Start by making a list of all the “big box stores” and manufacturing plants in your area, then contact the individual managers to see if the company makes local donations. A screening process or committee typically approves where the money goes, but the local manger or executive usually has a strong influence on the outcome. Personal relationships are important, so send the right person.

 

 

4.  Diversion, Deferral and Alternative Prosecution Programs


Though controversial and generally disliked by cops, “alternative prosecution” allows certain types of offenders to pay a financial penalty to avoid criminal prosecution. These programs are becoming common and are usually justified as a way to reduce jail overcrowding, along with the underlying subtext of raising operating funds for financially strapped court systems.

 

If such a program is already offered in your bailiwick, it’s time to jump on the bandwagon.

 

Law enforcement can leverage the fact that such programs typically have very open-ended guidelines on penalties. This means that a cooperative local District Attorney or Prosecutor who implemented the program could easily tack an extra $50 “Law Enforcement Fee” onto any alternative sentence agreement.  

 

Tapping into this lucrative cash stream will require high-level negotiation between agency heads and it isn’t a quick fix. However, it can become a steady source of funding and the terms are easily settled if both sides are amenable. 

 

 

A bit of creativity and planning can literally be a lifesaver. Having access to a versatile thermal device like FLIR’s BHS-Series biocular camera gives law enforcement officers a clear tactical advantage, day or night. Featuring a full coverage eyepiece, inter-ocular adjustment, ergonomic comfort, straightforward controls, and unrivaled FLIR performance, the FLIR BHS-Series biocular is a must-have for extended patrols, covert surveillance, critical infrastructure protection, and high-threat security missions.

 

 

 

 

Now that you have some ideas on non-traditional ways to generate funds for FLIR, keep these four keys to successful law enforcement fundraising in mind:

 

Have a clear goal. Know what you’re trying to accomplish and why. You’ll be asked this question over and over, so develop clear, concise and logical answers beforehand and make sure your fundraising team can recite them ad nauseam.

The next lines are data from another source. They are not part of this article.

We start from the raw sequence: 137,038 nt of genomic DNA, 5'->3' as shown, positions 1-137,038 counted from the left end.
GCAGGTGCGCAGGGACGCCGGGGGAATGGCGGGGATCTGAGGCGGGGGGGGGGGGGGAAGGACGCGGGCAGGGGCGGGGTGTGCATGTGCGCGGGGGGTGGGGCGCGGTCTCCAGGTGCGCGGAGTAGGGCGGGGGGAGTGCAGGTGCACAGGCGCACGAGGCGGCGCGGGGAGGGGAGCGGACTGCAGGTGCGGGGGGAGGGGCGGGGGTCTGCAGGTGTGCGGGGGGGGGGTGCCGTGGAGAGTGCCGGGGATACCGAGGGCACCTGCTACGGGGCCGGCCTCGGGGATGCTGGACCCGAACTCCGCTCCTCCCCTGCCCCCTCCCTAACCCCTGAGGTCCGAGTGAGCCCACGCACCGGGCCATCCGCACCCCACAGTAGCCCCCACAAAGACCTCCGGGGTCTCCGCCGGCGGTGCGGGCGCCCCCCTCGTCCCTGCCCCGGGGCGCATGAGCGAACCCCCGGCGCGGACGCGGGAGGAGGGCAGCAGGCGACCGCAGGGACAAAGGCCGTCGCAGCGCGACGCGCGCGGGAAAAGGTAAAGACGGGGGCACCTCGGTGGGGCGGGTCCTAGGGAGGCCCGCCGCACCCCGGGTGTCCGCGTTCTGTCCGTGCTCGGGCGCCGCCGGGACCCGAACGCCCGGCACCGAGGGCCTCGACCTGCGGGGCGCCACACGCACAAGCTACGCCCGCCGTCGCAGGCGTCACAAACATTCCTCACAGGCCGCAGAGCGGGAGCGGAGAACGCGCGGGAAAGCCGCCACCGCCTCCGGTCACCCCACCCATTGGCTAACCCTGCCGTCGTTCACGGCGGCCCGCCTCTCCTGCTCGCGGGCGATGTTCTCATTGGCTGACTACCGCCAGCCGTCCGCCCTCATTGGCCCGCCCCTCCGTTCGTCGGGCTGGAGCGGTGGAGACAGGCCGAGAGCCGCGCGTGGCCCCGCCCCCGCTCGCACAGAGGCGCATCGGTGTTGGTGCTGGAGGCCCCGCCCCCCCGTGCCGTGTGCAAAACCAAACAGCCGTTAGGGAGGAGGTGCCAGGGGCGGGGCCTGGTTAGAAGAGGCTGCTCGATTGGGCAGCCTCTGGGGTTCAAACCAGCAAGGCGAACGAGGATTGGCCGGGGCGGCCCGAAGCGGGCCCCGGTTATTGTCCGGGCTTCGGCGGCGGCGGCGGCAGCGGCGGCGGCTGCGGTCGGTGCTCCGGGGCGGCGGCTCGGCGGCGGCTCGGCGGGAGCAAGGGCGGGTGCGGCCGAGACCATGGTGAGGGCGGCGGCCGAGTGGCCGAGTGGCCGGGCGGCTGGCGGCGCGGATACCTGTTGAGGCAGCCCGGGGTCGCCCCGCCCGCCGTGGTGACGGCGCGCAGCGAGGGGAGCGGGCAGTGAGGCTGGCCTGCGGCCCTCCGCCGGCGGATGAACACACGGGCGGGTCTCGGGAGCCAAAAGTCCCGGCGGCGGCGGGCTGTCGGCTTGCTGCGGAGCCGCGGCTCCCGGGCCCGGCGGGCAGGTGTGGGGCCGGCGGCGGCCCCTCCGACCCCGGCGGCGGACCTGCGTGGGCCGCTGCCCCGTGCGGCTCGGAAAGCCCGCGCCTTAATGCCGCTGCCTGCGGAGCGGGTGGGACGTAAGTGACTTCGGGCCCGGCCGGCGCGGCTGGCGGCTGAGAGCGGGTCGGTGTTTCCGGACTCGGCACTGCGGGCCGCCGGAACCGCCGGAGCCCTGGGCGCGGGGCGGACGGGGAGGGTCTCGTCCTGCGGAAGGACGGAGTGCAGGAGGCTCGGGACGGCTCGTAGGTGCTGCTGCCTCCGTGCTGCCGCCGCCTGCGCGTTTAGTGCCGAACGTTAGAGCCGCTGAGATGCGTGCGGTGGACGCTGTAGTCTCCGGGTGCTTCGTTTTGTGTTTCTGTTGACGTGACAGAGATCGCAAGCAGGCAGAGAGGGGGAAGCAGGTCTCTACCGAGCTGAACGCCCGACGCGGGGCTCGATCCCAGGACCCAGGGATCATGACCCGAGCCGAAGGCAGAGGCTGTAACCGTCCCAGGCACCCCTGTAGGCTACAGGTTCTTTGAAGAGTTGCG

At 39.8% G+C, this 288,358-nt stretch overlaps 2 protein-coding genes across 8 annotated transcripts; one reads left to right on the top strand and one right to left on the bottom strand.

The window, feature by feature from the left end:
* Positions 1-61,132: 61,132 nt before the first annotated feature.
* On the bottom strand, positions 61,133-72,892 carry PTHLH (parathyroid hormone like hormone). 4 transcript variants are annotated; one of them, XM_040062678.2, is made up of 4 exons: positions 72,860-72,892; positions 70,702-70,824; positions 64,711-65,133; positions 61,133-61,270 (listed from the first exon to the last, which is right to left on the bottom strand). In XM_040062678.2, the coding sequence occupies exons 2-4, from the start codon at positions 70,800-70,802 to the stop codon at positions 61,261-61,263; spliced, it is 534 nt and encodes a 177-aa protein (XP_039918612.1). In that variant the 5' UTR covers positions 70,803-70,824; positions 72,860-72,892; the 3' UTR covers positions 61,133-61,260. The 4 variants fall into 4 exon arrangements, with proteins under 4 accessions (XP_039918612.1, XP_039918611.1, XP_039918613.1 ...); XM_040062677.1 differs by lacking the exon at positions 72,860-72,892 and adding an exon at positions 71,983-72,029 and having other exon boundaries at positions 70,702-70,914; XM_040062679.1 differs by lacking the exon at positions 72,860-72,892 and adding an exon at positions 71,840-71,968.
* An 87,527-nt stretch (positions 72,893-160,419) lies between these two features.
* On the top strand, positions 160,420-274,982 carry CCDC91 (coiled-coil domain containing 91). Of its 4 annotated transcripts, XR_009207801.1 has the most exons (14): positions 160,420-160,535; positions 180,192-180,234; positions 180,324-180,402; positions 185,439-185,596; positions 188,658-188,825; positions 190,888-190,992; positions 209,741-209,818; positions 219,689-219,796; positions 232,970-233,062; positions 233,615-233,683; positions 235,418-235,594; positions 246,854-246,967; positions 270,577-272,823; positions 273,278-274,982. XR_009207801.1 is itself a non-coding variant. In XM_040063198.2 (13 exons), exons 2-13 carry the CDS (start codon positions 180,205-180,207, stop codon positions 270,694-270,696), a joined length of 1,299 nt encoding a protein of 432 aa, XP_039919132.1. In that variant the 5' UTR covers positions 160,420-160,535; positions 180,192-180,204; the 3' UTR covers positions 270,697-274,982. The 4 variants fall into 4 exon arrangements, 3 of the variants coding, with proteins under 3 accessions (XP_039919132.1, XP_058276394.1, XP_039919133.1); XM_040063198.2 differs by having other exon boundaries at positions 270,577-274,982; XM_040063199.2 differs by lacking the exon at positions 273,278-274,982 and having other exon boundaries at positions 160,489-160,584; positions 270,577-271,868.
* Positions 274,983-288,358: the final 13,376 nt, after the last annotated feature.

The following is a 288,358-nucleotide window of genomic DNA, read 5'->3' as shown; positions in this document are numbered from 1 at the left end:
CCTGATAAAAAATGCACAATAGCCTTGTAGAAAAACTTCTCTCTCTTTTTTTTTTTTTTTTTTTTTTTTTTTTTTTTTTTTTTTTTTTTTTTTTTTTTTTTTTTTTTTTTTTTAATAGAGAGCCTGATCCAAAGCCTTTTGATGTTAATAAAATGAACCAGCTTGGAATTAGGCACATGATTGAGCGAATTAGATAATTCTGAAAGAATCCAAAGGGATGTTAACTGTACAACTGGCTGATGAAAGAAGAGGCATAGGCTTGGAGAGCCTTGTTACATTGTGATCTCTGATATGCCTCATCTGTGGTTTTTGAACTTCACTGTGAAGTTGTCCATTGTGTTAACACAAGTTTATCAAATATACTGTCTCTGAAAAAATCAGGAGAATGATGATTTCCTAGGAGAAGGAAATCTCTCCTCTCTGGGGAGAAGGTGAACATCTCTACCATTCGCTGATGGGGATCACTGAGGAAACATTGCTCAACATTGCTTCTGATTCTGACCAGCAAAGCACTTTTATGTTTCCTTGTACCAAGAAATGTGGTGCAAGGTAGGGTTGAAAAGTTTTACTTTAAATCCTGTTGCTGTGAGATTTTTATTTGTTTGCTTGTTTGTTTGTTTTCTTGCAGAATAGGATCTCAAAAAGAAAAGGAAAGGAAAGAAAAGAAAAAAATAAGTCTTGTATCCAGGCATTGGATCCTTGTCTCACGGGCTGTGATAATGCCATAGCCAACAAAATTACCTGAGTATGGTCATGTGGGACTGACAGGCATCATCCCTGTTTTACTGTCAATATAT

Make sure you have the support of your chain-of-command. In today’s climate, realize there is a 100-percent chance of unfavorable social media comments with any initiative. So be sure to have buy-in from everyone from the County Executive, Mayor or agency director down to the squad sergeant. As fundraising efforts will occasionally become controversial, it is critical to make sure everyone is behind the effort.

 

Beware of ethics, public relations and legal issues. Some agency heads believe it is unethical to solicit outside funds, while most have a sliding scale of discomfortbased upon the circumstances. Make sure you understand those guidelines and beliefs before starting anything. Never cut corners when it comes to any applicable legal or procedural requirements.

 

Develop appropriate policy. Ensure that written policy and agency rules support the use, control, maintenance and disposal of any new assets. In other words, make sure you give clear guidance on the care and feeding of your new thermal-imaging equipment. This guidance must also acknowledge who can use the gear, what happens if somebody breaks it, and what happens if and when it is no longer needed.

 

Thermal-imaging handheld cameras, bi-oculars, goggle-mounted devices and vehicle systems are just a few of the life-saving devices within reach of your department or agency… if you employ some of the non-traditional funding strategies available. Make a plan and execute.

 

For information on a full range of thermal-imaging devices for law enforcement from the category leader, visit http://www.flir.com/ots.

 

 

 

 

 

 

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Illinois Outdoors TV Show and Outdoor News by Don Dziedzina. Fishing, Hunting, Outdoor Reports For All Illinois including Illinois River, La Salle Lake, Braidwood Lake, Heidecke Lake, Tampier Lake, Lake Michigan, Calumet River, Rend Lake, Shelbyville, Fox Chain, Illinois Forest Preserve Lakes, for catfish, largemouth bass, smallmouth bass, bluegill, lake trout, salmon, kings, coho, muskies. Hunting Illinois Information reports, news TV Show for upland game, waterfowl, deer in Illinois hunting. Fishing and Hunting TV Show for Illinois, photos, tips and articles, lake and river maps for Illinois, rod covers, Great fathers day, birthday gifts and Christmas gifts from Illinois Outdoors TV Show hosted by Don Dziedzina and Don DZ.